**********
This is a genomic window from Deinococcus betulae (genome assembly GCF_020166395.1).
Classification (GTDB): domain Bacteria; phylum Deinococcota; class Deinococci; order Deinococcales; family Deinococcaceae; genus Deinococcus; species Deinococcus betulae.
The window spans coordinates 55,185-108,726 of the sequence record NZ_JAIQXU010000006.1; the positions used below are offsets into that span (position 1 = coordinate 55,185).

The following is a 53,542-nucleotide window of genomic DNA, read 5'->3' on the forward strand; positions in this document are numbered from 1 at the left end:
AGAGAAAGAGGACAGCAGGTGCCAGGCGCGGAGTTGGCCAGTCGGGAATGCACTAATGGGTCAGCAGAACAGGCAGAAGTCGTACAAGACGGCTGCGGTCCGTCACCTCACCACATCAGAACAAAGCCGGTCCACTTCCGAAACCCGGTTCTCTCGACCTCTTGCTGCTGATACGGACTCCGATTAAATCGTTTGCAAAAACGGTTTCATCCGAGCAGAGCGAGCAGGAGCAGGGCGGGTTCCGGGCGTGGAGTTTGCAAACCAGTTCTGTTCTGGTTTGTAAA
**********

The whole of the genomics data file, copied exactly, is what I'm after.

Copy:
This is a genomic window from Deinococcus betulae (genome assembly GCF_020166395.1).
Classification (GTDB): domain Bacteria; phylum Deinococcota; class Deinococci; order Deinococcales; family Deinococcaceae; genus Deinococcus; species Deinococcus betulae.
The window spans coordinates 55,185-108,726 of the sequence record NZ_JAIQXU010000006.1; the positions used below are offsets into that span (position 1 = coordinate 55,185).

The following is a 53,542-nucleotide window of genomic DNA, read 5'->3' on the forward strand; positions in this document are numbered from 1 at the left end:
AGAGAAAGAGGACAGCAGGTGCCAGGCGCGGAGTTGGCCAGTCGGGAATGCACTAATGGGTCAGCAGAACAGGCAGAAGTCGTACAAGACGGCTGCGGTCCGTCACCTCACCACATCAGAACAAAGCCGGTCCACTTCCGAAACCCGGTTCTCTCGACCTCTTGCTGCTGATACGGACTCCGATTAAATCGTTTGCAAAAACGGTTTCATCCGAGCAGAGCGAGCAGGAGCAGGGCGGGTTCCGGGCGTGGAGTTTGCAAACCAGTTCTGTTCTGGTTTGTAAA